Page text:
Progressives will hold the chips when bargaining with government over legislation

Just as Labor found political allies in Andy Meddick, Fiona Patten and Samantha Ratnam to help deliver its promises in the last parliament, the Andrews government has again been gifted a progressive bloc that is likely to hold the balance of power.

Wednesday’s preference distribution has left Labor with just 15 MPs in the upper house meaning it will need to win over at least six of the 11 crossbench MPs to deliver on its election promises.

The Andrews government has again been gifted with a progressive bloc of voters in the upper house.Credit:Paul Jeffers

But the new make-up has triggered a wave of confidence among Labor MPs who believe two new MPs from the Legalise Cannabis party, plus four Greens MPs, will be easy to corral for the next four years. The addition of Georgie Purcell from Animal Justice Party, was even unfairly described as a “spare” by one MP, should they need it.

When state MPs return to Spring Street next week, there will be more Labor MPs on the Treasury benches than there was in September when the house last met.

In the 88-seat lower house, the governing party simply needs a majority – 45 seats – to pass legislation meaning the Andrews government will have an almighty surplus of 56 after it surpassed its 2018 “Danslide” election result.

But the fact that governments are made or lost in the lower house often means the power of the upper house – in this case the Legislative Council – is underestimated, or dismissed as a rubber-stamping chamber.

When parliament reconvenes next week there will be more Labor MPs on the Treasury benches than before the poll.Credit:Getty

Since 2006, the Legislative Council has had 40 members serving four-year terms, elected from eight electoral regions, each returning five members. Since that time Labor has never secured a majority. And that remains the case for the next four years.

While a left-leaning bloc will be easier to negotiate with than the alternative, it comes at a price. Several MPs on the crossbench are already talking-up which sweeteners they will demand in exchange for legislative support.

Emboldened by the prospect of winning enough seats in the lower house to gain the balance of power, Ratnam, the leader of the Victorian Greens, showed her hand during the campaign by revealing her policy demands ahead of the election.

One of the easiest options for the Andrews government would be to come to an agreement with the Greens over the minor party’s desire to raise the age of criminal responsibility.

Greens leader Samantha Ratnam was so confident of the party performing strongly that she listed their demands before the election.Credit:Justin McManus

The issue is already on the agenda of state and territory attorneys general and Premier Daniel Andrews has repeatedly indicated he’d like to see reforms to the criminal justice system, although he favours a national approach.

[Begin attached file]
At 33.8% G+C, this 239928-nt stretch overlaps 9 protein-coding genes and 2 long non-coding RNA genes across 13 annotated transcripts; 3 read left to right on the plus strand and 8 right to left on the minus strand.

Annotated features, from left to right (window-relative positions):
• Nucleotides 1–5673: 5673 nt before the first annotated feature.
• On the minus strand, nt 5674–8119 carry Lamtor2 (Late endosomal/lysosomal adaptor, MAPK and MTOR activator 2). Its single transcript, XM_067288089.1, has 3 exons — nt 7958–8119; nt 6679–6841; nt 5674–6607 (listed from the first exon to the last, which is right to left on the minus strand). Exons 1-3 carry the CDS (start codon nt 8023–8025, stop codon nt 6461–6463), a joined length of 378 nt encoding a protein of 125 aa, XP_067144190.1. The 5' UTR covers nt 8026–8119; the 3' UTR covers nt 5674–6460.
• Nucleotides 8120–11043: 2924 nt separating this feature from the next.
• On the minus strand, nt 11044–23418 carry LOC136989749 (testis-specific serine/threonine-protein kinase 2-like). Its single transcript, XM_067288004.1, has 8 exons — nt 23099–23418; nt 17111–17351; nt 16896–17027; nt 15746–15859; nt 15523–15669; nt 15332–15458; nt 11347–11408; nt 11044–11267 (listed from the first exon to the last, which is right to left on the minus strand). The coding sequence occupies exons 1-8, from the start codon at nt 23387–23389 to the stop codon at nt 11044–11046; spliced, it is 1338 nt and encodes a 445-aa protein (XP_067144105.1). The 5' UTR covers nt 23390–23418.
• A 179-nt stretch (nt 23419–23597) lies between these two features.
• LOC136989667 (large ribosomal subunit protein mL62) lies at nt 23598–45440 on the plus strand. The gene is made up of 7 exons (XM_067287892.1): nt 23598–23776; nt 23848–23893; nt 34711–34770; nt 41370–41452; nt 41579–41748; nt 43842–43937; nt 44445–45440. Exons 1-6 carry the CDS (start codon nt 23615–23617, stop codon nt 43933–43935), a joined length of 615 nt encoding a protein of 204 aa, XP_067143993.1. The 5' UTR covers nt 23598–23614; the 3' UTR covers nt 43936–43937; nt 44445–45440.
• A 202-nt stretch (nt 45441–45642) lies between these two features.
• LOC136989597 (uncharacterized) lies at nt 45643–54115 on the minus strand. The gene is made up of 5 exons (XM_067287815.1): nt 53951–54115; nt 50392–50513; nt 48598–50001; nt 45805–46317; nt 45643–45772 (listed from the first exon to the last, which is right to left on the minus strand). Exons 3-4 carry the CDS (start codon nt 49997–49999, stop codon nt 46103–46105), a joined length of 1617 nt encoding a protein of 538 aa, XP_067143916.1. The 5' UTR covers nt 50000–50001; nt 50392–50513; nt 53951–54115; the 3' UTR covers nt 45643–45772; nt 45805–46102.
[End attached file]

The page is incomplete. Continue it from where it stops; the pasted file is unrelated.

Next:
While there is expected to be a bit of argy-bargy about just how high to raise the age, the reform would be a logical negotiation tool for the Andrews government looking to win over crossbench MPs.

Labor insiders also expect the Greens will use their numbers in the upper house to push for an end to the logging of native forests.

For Labor – purportedly the party of the worker – the native logging issue has always been about just how many jobs processing native timber creates for the state. But with the state-owned logging agency VicForests running at a loss (despite being given millions by the state government) crossbenchers hope the government might be amenable to bringing forward its end date.

With Legalise Cannabis representatives Rachel Payne and David Ettershank joining the crossbench, there is expected to be a renewed push to legalise the drug in Victoria in the next term of Parliament.

Legalising cannabis and creating a regulated industry may be an enterprising way to prop up the state government’s coffers, as is the case in North America, but such a massive reform is unlikely to be adopted by the Andrews government.

While Victorians like to consider themselves inhabitants of the most progressive jurisdiction, the Australian Capital Territory has already amended their laws to allow Canberrans to possess a small amount – up to 50 grams of dried cannabis and 150 grams of wet cannabis. Citizens caught exceeding those limits incur a simple fine, and not a criminal charge.

Pushing for a similar change in Victoria is perhaps the progressive bloc's best hope for drug reform.

While it is unlikely to attract the same attention as legalising weed, the Greens have also been given their best chance at ridding Victoria of group voting, which allows parties, not voters, to dictate where preferences flow.

In the past, the Andrews government has shown zero interest in electoral reform, but that changed in November when so-called “preference whisperer” Glenn Druery was caught bragging about how the state’s voting system was being manipulated.

“I think it brings this matter into sharper focus,” Andrews said during the campaign.

Last year the Greens introduced a motion to Victoria’s upper house to scrap the system which was voted down by Labor, the Liberals and crossbench.

This time it has bargaining power.


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